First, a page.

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Grasping the intuitive sampling theory (Part 2)

16 Oct 2013  | Michael Dunn

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In part 1, we began to make some intuitive connections between near-Nyquist sampling, the addition of close-frequency sines, and how those signals would interact with perfect LP filters. Let's put that aside for a moment to consider the aliasing phenomenon.


Through the looking glass
You've probably heard the term "aliasing." It's what you don't want your digital scope to do, for example. Can we get an intuitive handle on it?

First, what is it? Aliasing occurs when any part of a signal we are sampling is at or above the Nyquist frequency. Once we have an aliased signal, there's no way to fix it – no way to tell the difference between it and a valid signal. We need to avoid it in the first place!

Here's a little thought experiment to help understand aliasing. Imagine a sine wave right at the sampling frequency (say 1MHz at 1MSa/s). Each sample will fall at the same spot on the cycle. We'll end up with a DC level, not 1MHz.

Now, drop the input frequency to 999,999Hz. Each sample will be taken a tiny bit earlier in the sine cycle than the previous one – 0.00036° earlier if you're counting. After one million samples, the sampling point will have traversed one whole cycle. Our 999,999Hz signal appears as a 1Hz signal, and is time-reversed to boot.

Imagine continuing to lower the input frequency to our sampler. The apparent frequency will be a mirror image, if you will, of the actual input frequency, increasing from DC to the Nyquist as we decrease the input from f(s) to the Nyquist.

Figure 1: An example of aliasing. There are 10 cycles of input signal (in red), but only 11 sample points. The blue sine is what we're left with after sampling – a signal of frequency = 1 (11-10).


Now you have a feel for where that 505kHz signal comes from in our example from part 1 – it's the reflection of 495kHz across the 500kHz Nyquist.

I'm sure our more mathematical readers are cringing here and there, but I did promise to focus on acquiring a practical and intuitive feel for the subject, not on a theoretical explication.

To reiterate, this is why it's so important to limit the frequency range being sampled to below Nyquist. Once sampled, there's no way to tell an alias from a real signal.

Note that aliasing applies as much to signal generation as acquisition. Here's a good example: Many function generators today use DDS (Direct Digital Synthesis), where lookup tables (LUTs) are used to store one cycle of the desired waveforms. The tables are read using a pointer, and how much the pointer gets incremented between each sample determines the frequency output.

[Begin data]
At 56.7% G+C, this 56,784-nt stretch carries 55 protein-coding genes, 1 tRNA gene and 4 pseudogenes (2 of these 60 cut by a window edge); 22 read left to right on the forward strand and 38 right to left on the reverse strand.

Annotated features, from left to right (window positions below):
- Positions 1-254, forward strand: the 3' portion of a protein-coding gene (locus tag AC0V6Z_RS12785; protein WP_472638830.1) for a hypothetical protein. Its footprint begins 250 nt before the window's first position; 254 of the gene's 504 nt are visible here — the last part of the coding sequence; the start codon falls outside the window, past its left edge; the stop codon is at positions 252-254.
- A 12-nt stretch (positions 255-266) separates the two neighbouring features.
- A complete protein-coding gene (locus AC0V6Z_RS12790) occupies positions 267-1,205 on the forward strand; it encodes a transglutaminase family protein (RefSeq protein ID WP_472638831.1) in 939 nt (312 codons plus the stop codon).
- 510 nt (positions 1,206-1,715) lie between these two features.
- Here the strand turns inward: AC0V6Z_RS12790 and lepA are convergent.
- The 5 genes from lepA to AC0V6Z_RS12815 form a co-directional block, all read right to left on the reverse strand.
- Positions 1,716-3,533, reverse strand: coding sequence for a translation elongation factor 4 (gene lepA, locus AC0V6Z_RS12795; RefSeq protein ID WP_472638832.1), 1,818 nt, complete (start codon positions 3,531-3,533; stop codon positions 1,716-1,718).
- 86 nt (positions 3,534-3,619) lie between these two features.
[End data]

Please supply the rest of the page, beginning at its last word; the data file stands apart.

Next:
If the LUT contains a sine wave, we're smiling. Even if we increment the pointer so much between samples that only, say, three points are read per cycle before wrapping back to the beginning of the table, we are well below Nyquist, and the reconstruction filter should be able to recreate the sine in all its glory.

What if the LUT contains a more complex waveform? Now, we need to start thinking about Fourier and Nyquist together, and make sure we don't select a frequency that would place any harmonics contained in the LUT above Nyquist.

What if you select one of those staple waveforms: a square, pulse, triangle, or ramp? Yikes, all of those have an infinite number of harmonics. We're screwed.

The trick here is to fill the LUTs with band-limited versions of those waveshapes. Not a perfect square wave, but one synthesised using, say, only up to the 15th harmonic. That still means we're limited to generating frequencies below 1/15th of Nyquist.

What do commercial units do to solve this problem? I don't know. I do know that some simply have ridiculously low maximum-frequency limits, like one per cent of the sampling frequency! What I would do is to synthesise the waveforms as required. For example, dialling up a 50MHz square wave when f(s)=1GSa/s would cause the LUT to be created on the fly, with harmonics 1, 3, 5, 7, and 9 only (based on the specs, I'm pretty sure some DDS signal generators have special logic for pulse/square generation).


The kitchen sinc
We've mentioned the input anti-aliasing and output reconstruction filters in various contexts. Now let's take a close look at the magic these filters need to pull off in order to enable the whole concept of sampling to work properly.

What exactly are these two LPFs (low-pass filters)? Ideally, both pass no signal at or above Nyquist (half the sampling frequency), yet pass all signals below that – the fabled brick-wall filter. In practice, this is difficult to implement. Well, it's impossible. We do the best we can, often employing high-order elliptical designs. Imagine the challenge the early digital audio engineers faced, needing passband at 20kHz, and -96dB stopband at 22kHz!

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